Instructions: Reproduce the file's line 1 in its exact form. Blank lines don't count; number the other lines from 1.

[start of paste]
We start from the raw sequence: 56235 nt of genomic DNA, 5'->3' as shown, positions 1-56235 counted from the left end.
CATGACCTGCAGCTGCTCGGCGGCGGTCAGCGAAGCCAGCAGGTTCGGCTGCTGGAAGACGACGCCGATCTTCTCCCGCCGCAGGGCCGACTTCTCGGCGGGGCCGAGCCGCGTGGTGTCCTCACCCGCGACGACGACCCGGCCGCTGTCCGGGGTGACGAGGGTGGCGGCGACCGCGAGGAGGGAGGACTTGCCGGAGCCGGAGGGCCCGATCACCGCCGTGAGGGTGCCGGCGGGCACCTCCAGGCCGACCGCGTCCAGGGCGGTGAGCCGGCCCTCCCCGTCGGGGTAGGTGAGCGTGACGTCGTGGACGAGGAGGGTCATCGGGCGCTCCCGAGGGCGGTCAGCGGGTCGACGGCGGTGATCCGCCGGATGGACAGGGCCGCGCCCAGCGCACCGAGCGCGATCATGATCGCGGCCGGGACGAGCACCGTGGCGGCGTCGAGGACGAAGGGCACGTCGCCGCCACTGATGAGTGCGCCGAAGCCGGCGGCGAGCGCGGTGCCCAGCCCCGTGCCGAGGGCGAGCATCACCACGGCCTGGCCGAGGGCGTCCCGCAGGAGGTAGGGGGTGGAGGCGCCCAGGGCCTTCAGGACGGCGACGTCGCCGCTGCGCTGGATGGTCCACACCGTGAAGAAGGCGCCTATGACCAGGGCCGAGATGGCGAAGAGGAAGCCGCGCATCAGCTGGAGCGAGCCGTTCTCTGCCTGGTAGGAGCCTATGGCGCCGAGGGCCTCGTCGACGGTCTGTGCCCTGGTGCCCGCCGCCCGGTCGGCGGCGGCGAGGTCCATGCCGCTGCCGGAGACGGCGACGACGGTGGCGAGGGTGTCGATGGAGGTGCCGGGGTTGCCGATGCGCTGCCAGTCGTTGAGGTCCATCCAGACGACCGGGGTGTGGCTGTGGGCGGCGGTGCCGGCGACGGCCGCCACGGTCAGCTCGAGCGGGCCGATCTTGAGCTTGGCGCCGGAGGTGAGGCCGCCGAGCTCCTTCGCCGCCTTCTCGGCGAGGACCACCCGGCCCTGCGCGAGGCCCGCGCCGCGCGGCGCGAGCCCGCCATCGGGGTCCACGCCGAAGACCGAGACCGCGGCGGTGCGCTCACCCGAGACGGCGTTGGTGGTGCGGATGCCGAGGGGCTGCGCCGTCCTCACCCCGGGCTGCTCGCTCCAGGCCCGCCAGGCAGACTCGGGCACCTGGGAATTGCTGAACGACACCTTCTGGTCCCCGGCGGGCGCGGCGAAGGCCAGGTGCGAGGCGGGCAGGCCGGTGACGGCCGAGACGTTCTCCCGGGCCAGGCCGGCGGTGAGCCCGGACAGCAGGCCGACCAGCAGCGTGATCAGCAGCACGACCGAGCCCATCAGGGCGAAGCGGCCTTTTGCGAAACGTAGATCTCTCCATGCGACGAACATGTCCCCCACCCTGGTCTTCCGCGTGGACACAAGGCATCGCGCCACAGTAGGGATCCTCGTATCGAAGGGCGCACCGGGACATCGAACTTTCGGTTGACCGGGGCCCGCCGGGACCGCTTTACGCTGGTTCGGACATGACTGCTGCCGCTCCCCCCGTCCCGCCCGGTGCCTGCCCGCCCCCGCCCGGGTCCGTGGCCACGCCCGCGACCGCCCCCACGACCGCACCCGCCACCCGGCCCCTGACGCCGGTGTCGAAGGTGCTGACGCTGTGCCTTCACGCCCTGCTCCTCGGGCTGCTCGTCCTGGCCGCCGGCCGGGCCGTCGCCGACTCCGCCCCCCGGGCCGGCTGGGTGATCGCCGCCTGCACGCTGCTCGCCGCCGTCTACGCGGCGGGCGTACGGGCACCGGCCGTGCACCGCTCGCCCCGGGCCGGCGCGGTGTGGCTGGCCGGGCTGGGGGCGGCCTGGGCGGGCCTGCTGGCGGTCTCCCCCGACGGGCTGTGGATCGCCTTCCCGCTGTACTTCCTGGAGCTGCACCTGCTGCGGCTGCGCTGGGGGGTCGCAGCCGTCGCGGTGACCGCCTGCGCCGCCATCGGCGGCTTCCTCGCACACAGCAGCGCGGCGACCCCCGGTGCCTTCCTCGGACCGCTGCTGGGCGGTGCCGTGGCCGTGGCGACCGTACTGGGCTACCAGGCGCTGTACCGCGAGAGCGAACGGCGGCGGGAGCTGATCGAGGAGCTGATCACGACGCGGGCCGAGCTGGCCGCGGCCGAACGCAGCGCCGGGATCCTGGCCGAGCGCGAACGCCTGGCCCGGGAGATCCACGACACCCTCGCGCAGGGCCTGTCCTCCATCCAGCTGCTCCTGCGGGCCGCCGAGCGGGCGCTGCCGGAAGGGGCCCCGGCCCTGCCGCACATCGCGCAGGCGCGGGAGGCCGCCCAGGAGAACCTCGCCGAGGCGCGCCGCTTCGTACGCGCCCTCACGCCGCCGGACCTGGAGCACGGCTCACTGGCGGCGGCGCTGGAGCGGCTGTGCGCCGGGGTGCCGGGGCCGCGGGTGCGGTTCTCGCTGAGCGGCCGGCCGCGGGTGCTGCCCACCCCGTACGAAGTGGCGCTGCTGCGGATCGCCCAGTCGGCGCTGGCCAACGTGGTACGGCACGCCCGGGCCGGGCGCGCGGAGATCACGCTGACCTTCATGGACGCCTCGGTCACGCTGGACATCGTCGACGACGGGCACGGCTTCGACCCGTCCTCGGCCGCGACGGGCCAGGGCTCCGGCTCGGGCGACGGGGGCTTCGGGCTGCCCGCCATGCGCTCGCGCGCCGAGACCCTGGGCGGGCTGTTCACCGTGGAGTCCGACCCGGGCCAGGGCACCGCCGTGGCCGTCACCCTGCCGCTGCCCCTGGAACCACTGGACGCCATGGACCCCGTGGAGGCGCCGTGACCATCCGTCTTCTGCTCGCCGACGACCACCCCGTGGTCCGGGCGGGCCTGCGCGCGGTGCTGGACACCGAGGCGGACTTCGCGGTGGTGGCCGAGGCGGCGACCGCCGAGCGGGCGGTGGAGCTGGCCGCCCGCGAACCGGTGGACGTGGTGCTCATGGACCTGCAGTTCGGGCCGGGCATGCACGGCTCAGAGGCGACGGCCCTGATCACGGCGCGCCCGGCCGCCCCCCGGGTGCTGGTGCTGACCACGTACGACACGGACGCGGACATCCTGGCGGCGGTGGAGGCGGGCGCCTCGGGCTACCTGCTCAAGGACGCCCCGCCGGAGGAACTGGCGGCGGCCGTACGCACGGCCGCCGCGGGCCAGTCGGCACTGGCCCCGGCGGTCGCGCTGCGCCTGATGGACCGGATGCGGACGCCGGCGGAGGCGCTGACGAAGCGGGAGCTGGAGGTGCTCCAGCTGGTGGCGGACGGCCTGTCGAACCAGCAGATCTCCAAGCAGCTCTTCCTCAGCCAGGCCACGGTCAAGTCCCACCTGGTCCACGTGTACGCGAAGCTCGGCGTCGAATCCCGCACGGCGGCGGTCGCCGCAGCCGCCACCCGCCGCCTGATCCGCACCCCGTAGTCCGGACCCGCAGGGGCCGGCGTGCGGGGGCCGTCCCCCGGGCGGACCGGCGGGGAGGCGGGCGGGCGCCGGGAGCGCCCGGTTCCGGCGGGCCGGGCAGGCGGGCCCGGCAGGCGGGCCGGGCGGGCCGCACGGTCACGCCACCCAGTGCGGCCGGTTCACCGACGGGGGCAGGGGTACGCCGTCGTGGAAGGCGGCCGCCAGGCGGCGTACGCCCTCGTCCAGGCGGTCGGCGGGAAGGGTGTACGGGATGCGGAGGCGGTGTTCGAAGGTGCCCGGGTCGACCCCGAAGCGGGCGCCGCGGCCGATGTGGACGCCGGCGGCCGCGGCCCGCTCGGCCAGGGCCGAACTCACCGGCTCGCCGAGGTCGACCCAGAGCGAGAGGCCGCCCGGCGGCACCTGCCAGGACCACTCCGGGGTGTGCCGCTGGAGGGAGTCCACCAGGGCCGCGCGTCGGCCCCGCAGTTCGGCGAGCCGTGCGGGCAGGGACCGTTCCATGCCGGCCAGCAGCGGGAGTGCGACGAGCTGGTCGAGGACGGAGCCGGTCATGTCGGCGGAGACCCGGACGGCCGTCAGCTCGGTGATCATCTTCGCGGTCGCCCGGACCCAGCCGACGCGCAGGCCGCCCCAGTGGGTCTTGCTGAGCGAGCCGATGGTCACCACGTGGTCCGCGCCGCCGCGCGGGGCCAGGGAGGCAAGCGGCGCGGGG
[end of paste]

We start from the raw sequence: 56235 nt of genomic DNA, 5'->3' as shown, positions 1-56235 counted from the left end.